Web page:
It’s been a tough start to the year for growth stocks. Peloton’s stock price has plunged. Paypal plummeted. But the big guns have held on. Apple dipped and then recovered quickly. Google’s Alphabet, Microsoft & Tesla all fell a little further, touching their respective 200 day moving averages before bouncing.
Tesla’s stock rallied 10% on the 31st of January. Into a nice technical area and (perhaps?) supported by a bullish note from Credit Suisse analyst Dan Levy:
“With the market disproportionately punishing growth stocks in the past month, we believe an attractive entry point has emerged for Tesla, and we upgrade to outperform from neutral,”
Always nice to be proven right immediately! The market took the cue. Fair to say he’s a Tesla fan:
“hard-pressed to find a stock that checks all the boxes as Tesla does – attractive growth story (both top-line and EPS), disruption, decarbonisation, etc.
“Accordingly, with robust fundamentals ahead and with the stock having been caught in the market decline, we believe the stock should recover. We upgrade to outperform and maintain our $US1025 target price.”
That’s another 10/11% higher from here…
Still the debate about Tesla growing into its valuation continues. Can innovation keep propelling them higher while the others are catching up?
The hidden, boring side of things needs to be factored in. Tesla has been widely-criticised for poor service: Long wait times for repairs, courtesy car shortages and so on. 29,000 full time staff joined in 2021, and Tesla is nearing 100,000 full time workers.
President Biden finally acknowledged Tesla as the EV leader in the US, having notably refused on other such occasions. A petition signed by 58,000 Tesla supporters may have helped. Some speculated that Biden’s Tesla omissions were deliberate because unlike other automakers, Tesla has no employee union.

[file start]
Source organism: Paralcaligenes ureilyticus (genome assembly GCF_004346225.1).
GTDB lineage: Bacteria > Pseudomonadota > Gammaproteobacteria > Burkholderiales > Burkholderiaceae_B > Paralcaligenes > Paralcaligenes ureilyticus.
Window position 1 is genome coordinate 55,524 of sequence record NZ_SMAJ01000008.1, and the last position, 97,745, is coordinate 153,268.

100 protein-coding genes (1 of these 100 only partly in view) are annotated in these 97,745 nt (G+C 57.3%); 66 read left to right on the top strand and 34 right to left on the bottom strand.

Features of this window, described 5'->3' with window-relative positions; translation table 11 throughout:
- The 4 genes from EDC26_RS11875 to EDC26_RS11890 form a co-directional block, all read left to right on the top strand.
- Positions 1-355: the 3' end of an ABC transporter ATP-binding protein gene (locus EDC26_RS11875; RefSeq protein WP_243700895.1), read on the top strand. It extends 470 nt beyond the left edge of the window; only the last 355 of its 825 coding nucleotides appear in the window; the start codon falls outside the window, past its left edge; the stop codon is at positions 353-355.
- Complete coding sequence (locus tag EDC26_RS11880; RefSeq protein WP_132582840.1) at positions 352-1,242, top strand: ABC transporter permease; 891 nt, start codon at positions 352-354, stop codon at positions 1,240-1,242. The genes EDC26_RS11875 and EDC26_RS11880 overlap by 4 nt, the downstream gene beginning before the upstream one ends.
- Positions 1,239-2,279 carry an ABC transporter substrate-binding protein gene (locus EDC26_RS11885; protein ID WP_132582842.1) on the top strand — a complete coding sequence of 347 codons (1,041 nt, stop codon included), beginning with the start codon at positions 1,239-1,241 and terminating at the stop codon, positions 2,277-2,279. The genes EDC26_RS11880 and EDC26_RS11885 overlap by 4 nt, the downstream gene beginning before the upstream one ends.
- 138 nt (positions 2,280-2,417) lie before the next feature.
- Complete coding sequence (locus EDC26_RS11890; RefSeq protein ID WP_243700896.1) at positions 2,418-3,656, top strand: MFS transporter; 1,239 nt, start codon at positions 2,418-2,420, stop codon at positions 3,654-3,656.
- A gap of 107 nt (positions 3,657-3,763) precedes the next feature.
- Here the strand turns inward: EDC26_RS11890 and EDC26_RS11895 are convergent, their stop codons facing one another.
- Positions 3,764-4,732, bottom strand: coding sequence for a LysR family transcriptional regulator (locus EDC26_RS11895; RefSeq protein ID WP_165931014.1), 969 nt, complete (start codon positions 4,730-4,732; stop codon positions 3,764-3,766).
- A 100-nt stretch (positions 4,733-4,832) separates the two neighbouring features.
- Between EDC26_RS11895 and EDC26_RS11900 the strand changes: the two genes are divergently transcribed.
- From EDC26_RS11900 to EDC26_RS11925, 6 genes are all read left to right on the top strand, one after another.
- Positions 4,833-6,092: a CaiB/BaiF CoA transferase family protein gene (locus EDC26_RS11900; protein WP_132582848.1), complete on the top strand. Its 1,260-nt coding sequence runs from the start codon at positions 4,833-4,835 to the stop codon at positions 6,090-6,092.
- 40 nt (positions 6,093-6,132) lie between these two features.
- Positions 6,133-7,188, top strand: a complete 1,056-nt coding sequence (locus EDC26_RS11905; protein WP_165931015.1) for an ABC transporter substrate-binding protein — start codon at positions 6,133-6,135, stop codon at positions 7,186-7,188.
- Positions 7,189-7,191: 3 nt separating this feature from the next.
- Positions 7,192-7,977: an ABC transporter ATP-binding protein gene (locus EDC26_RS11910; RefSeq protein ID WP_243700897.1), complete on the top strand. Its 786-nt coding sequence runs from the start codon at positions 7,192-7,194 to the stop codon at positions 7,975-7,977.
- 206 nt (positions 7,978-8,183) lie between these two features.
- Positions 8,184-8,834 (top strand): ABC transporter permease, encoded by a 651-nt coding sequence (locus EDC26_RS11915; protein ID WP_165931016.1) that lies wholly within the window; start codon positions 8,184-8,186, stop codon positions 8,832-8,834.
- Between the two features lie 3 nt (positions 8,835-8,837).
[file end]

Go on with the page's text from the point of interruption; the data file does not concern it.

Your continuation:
All of which adds to the impression that Tesla is becoming an established automaker. That’s a good thing for the company, but might not be so good for Tesla’s stock price. Especially with no new models expected to be released this year. By contrast, General Motors has vowed to launch thirty new EV models by 2025
Fundstrat analysts summed up Tesla’s situation superbly:
“The company’s innovation-first culture has resulted in making major strides in the technological race that will be difficult for peers to catch up to. They have done a lot of the groundwork in autonomous driving and we think they will continue to be a leading company in the area as demand for EVs continues to rise.
“It’s unclear who the ultimate winners in the developing competition to dominate EV and the future of mobility will be, but it’s hard to imagine a world where Tesla isn’t amongst them.“
While this sounds generally positive, those last two words hang ominously. “Amongst them”
That’s already a downgrade on the outright leadership Tesla has enjoyed over the past few years. At the time of writing, Tesla’s market value is just over $952 billion. Toyota is second with $277 billion & Volkswagen third with $128 billion. Can that kind of premium be justified to only be amongst the winners?
Not investment advice. Past performance does not guarantee or predict future performance.
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